Effects of nutritional intervention and physical training on energy intake, resting metabolic rate and body composition in frail elderly. A randomised, controlled pilot study
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- Lammes, E., Rydwik, E. & Akner, G. J Nutr Health Aging (2012) 16: 162. doi:10.1007/s12603-011-0157-7
To analyse the effect of nutritional intervention and physical training on energy intake, resting metabolic rate (RMR) and body composition in the frail elderly.
Open, randomised, controlled pilot treatment study.
Community-based research centre.
Ninety-six community-dwelling frail elderly people aged 75 and older, 40% men.
Four treatment arms: i) individual nutritional advice and group sessions on nutrition for the elderly, ii) physical training 2 × 45 minutes per week for 3 months, iii) combined nutritional and physical intervention and iv) control group.
The outcomes were energy intake (4-day food diary); resting metabolic rate (indirect calorimetry) and body composition (anthropometry) performed at baseline, after 3 months’ intervention (completed by 79 individuals), and as a follow-up at 9 months (completed by 64 individuals).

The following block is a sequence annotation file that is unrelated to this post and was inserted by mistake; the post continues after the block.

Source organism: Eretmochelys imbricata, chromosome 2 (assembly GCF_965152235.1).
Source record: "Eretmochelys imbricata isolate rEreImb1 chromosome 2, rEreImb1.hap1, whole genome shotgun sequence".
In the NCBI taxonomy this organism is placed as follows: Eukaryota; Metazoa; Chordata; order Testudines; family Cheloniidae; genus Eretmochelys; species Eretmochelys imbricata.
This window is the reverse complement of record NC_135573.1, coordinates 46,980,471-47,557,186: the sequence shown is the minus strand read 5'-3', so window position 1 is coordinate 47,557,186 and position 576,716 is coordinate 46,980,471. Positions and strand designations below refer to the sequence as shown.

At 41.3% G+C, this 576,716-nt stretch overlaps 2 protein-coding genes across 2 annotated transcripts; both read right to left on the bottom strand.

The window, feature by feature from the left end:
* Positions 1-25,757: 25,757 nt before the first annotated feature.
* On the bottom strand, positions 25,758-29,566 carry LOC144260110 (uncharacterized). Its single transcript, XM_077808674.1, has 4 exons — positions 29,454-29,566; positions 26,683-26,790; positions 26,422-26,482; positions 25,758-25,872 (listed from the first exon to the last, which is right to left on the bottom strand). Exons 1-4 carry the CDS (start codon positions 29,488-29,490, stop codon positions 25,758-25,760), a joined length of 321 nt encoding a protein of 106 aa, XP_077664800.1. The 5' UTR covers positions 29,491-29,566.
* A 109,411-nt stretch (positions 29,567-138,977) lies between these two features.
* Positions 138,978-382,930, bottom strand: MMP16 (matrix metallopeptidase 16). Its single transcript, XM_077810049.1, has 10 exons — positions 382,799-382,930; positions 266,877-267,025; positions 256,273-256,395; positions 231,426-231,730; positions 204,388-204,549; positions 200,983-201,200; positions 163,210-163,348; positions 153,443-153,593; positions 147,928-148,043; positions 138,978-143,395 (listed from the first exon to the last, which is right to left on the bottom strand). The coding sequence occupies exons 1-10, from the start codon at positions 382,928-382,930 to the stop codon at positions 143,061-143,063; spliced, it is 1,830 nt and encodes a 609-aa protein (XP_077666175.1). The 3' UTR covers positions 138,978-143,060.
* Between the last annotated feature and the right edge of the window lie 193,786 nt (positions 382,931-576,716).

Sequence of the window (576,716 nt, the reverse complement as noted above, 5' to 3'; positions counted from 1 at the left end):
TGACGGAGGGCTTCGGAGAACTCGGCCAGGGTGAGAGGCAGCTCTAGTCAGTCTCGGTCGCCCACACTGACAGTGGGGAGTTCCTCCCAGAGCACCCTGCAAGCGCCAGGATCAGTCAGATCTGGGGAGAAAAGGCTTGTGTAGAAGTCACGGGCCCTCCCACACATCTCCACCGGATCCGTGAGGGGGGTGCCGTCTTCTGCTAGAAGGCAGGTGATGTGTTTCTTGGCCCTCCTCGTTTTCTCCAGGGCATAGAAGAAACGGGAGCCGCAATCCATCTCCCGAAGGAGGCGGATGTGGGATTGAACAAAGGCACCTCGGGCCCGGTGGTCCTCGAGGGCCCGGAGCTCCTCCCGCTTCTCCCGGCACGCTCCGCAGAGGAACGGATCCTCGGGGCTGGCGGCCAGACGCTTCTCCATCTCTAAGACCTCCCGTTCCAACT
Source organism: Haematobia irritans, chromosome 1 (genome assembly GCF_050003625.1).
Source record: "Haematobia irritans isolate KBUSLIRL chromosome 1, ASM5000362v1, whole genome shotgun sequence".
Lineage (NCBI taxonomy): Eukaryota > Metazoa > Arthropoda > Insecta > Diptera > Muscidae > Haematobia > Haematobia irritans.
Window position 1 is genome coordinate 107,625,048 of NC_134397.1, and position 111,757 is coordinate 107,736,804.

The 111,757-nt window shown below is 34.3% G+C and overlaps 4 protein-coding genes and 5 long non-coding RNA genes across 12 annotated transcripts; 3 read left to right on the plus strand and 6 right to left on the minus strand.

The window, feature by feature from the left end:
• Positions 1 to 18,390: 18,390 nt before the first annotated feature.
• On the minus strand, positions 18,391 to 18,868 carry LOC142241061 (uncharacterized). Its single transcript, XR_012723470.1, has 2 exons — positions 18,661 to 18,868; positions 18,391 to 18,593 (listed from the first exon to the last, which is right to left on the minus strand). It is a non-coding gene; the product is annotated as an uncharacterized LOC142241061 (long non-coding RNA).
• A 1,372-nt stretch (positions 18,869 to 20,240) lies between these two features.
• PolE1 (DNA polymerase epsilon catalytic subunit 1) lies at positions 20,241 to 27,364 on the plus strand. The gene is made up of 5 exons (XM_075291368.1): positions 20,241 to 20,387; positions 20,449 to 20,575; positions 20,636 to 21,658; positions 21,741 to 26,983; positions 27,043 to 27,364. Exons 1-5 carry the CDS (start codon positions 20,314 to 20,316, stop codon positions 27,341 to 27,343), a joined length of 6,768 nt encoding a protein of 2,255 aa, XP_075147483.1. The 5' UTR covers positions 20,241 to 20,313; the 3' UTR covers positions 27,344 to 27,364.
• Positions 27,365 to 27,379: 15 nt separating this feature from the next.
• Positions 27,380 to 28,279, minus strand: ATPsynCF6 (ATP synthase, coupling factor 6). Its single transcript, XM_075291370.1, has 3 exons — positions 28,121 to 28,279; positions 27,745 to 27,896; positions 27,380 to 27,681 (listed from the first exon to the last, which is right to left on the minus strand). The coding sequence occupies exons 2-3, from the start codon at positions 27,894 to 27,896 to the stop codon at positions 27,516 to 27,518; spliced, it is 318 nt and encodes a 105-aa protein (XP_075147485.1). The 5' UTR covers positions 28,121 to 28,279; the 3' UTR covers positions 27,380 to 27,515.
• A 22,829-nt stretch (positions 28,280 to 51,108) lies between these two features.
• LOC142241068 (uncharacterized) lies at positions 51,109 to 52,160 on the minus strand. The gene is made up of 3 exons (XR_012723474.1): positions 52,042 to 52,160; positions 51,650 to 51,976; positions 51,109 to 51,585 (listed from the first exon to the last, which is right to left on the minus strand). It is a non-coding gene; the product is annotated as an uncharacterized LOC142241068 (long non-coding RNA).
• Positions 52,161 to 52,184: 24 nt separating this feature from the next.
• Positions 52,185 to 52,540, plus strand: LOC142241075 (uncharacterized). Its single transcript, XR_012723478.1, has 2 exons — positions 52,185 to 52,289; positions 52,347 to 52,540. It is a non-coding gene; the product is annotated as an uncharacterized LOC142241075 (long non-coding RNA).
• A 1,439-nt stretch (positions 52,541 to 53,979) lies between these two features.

The training group showed a significantly increased RMR at 3 months. Otherwise, there were no observed differences within or between the four groups. There was no correlation over time between energy intake, RMR and fat free mass. The participants with a low energy intake who managed to increase their energy intake during the study (‘responders’) had a statistically significantly lower BMI (21 vs. 24) and a lower fat percentage (23 vs. 30) at baseline than the ‘non-responders.’ The ‘non-responders’ showed a small but statistically significant decrease in body fat percentage at F1, and in body weight, BMI and FFM at 9 months (F3).
Individual nutrition counselling and physical exercise had no effect on energy intake, RMR or fat free mass in community-dwelling frail elderly people aged 75 and older. Interventions in frail elderly people should be targeted according to the needs of the individual patients. The issues of randomisation, targeting and responders in are problematised and discussed.